Project Overview

NIRT: Active Nanophotofluidic Systems for Single Molecule/Particle Analysis

# 0708599
David Erickson (Principal Investigator)
Kara Bren (Co-Principal Investigator)
Michal Lipson (Co-Principal Investigator)
Todd Krauss (Co-Principal Investigator)

This NSF-NIRT award is centered around the active integration of nanophotonics, nanofluidics, nanomaterials and single molecule physics into a new field, refered herein as ''Nanophotofluidics''. The assembled team consists of researchers from Cornell University and the University of Rochester bringing distinct individual expertise to form the integrated, multidisciplinary research program to exploit the extremely high optical intensities achievable in our newly developed 50nm wide exposed mode ?slot waveguides? to perform optofluidic tweezing and propulsion (by exploiting polarization and scattering/adsorption forces) and demonstrate a series of new active nanoscopic single molecule and multi-particle analytical tools.

Intellectual Merit: This program is divided into three focused research areas: 1) develop a better fundamental understanding of the coupling of electromagnetics and hydrodynamics on the nanoscale to demonstrate the core elements of a broader nanophotofluidic transport architecture, 2) demonstrate the most resolute separation mechanism developed to date, and 3) develop a new mechanism for investigating single protein folding dynamics in solution.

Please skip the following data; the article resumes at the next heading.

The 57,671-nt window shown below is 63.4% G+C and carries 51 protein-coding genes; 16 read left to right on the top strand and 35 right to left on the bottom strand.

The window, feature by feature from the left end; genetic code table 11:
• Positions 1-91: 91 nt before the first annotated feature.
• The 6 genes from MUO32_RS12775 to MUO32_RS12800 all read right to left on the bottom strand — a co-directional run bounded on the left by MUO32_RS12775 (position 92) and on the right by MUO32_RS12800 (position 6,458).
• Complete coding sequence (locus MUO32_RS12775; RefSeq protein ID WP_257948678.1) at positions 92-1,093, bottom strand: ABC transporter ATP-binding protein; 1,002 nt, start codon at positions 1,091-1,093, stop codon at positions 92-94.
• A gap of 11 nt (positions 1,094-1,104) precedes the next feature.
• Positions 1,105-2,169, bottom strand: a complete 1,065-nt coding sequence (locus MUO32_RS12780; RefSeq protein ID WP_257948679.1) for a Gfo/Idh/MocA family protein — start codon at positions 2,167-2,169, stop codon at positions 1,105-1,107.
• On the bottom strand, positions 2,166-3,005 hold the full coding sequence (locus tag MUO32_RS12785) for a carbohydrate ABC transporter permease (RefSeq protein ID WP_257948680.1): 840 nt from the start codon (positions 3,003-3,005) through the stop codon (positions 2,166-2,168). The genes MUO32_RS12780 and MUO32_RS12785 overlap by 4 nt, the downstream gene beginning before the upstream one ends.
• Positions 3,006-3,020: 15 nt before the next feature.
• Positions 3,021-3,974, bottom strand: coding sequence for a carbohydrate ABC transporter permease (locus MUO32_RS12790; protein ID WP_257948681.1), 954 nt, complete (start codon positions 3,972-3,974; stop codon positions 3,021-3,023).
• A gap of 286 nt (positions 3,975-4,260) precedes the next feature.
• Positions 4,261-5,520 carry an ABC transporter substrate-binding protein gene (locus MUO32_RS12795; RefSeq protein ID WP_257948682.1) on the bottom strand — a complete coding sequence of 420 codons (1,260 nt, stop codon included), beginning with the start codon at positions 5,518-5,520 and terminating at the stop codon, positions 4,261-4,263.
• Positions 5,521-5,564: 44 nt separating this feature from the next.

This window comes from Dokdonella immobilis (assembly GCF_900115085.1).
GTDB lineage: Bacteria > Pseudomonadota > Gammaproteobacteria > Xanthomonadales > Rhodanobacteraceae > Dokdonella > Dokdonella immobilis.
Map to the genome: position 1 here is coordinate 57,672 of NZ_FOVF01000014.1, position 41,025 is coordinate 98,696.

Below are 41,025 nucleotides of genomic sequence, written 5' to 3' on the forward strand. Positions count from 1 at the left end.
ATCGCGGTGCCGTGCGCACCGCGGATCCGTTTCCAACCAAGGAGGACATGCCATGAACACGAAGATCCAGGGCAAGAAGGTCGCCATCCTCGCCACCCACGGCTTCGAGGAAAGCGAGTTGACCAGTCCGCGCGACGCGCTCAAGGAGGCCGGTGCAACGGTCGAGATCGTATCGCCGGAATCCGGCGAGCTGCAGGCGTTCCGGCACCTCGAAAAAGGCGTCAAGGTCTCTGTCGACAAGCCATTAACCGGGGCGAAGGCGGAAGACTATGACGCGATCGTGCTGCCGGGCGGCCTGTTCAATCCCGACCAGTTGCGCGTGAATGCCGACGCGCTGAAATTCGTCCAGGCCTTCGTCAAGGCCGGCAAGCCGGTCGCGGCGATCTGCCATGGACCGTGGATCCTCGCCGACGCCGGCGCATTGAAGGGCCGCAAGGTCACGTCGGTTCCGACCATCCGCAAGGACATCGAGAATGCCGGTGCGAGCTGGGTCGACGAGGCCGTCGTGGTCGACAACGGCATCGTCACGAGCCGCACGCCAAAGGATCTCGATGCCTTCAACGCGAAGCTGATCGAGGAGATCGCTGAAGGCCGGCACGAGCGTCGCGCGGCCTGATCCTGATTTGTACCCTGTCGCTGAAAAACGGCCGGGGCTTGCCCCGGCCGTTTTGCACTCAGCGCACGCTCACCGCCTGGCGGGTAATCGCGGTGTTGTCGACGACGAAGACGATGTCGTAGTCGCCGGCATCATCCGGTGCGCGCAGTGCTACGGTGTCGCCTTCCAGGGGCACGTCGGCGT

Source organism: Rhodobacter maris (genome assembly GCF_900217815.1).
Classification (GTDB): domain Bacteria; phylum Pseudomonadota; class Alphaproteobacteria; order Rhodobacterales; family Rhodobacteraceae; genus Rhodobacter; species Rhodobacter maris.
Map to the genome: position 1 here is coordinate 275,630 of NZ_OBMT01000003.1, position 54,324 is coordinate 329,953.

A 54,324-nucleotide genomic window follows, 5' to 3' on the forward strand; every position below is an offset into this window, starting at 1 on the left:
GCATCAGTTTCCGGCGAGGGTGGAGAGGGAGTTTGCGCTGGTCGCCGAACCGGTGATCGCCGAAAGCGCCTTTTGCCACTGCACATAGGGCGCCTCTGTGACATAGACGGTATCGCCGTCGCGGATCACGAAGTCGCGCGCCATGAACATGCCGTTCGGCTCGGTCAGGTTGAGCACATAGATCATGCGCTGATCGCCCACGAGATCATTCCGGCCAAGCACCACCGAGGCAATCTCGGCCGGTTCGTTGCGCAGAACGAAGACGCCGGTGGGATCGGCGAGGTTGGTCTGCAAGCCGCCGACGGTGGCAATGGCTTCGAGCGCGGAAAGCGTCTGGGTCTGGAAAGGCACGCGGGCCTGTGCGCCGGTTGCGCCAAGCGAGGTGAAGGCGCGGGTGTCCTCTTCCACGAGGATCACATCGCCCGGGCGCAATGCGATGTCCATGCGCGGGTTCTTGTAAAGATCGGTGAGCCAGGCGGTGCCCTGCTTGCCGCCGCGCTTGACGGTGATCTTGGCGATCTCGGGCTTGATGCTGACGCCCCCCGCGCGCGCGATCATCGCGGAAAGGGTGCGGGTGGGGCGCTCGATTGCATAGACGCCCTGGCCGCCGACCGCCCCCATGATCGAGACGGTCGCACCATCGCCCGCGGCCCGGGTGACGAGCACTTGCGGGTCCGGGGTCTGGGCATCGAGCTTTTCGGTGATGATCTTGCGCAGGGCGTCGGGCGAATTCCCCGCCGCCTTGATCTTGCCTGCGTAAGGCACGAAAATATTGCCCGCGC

Broader Impacts: Integrating photonic elements as active components in micro- and nano-fluidic devices represents a largely unexplored area that could have significant impact that could be extended into a broad new class of photonically driven microfluidic devices where rapid, network based particle manipulation is performed using the high-speed components already developed by the telecommunications industry. Such platforms may find application in emerging fields such as nano-assembly (offering all the advantages of optical tweezing but more rapidly and with sub-wavelength precision). A fundamental part of this program is an outreach and education strategy consisting of: 1) The development of a series of integrated educational units distributed to K-12 classrooms nationwide through the Cornell Main Street Science program and 2) An interdisciplinary nanoscience and engineering seminar series for the upstate New York area. This seminar series will attract attendees from both universities as well as undergraduate institutions in upstate New York. The talks will also be posted on a dedicated website for download. Students from the target institutions will also be given the opportunity to post questions on a dedicated website which will be answered directly by the speaker or the PIs.

Source: NSF